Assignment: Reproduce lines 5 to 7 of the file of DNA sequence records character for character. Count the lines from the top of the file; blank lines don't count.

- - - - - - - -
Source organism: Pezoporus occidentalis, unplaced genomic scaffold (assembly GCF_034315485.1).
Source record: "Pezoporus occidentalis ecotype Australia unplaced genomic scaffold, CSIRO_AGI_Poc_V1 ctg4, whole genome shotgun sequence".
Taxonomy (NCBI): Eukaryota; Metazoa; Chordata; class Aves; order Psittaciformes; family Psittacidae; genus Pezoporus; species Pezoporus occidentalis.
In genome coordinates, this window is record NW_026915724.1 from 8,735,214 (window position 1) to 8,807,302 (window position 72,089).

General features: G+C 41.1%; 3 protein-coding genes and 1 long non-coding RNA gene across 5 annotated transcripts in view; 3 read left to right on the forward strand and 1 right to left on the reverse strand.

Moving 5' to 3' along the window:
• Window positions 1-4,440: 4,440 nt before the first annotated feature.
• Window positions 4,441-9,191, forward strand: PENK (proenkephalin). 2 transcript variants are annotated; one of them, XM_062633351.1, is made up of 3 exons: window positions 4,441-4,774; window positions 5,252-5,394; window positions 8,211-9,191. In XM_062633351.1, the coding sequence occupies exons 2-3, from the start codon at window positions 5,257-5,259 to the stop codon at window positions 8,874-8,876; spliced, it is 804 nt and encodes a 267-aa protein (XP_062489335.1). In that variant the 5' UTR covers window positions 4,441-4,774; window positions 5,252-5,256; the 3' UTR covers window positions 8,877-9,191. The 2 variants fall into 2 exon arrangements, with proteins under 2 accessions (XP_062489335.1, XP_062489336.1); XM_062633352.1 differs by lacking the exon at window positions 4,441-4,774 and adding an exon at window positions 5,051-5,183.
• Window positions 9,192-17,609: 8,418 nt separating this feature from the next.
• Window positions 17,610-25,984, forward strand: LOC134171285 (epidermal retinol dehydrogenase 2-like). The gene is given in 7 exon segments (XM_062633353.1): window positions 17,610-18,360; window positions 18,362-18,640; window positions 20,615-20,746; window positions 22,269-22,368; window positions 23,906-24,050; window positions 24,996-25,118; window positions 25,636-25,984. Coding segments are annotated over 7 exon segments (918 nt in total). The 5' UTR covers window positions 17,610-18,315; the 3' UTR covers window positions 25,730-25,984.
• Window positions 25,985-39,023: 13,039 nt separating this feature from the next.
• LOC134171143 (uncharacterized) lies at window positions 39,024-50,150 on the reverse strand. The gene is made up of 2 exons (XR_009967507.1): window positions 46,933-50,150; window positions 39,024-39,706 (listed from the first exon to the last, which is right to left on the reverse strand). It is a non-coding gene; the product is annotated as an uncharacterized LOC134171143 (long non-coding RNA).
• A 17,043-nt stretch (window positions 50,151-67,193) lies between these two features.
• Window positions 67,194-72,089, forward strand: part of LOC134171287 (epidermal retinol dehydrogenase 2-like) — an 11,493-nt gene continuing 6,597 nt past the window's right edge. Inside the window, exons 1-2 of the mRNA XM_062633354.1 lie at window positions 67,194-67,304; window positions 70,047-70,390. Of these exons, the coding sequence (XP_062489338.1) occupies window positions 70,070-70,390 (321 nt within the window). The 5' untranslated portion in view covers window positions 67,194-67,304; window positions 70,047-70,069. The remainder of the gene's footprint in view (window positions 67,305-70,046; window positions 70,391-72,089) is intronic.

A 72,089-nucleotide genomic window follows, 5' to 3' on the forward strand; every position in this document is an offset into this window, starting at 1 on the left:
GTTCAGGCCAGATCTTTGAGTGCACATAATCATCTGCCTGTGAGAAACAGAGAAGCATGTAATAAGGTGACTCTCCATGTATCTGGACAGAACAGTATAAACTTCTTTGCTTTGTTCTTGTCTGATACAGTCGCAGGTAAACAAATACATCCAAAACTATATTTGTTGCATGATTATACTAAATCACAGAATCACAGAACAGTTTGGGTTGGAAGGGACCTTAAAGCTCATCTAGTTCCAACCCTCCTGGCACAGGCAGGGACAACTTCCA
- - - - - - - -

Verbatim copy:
General features: G+C 41.1%; 3 protein-coding genes and 1 long non-coding RNA gene across 5 annotated transcripts in view; 3 read left to right on the forward strand and 1 right to left on the reverse strand.

Moving 5' to 3' along the window:
• Window positions 1-4,440: 4,440 nt before the first annotated feature.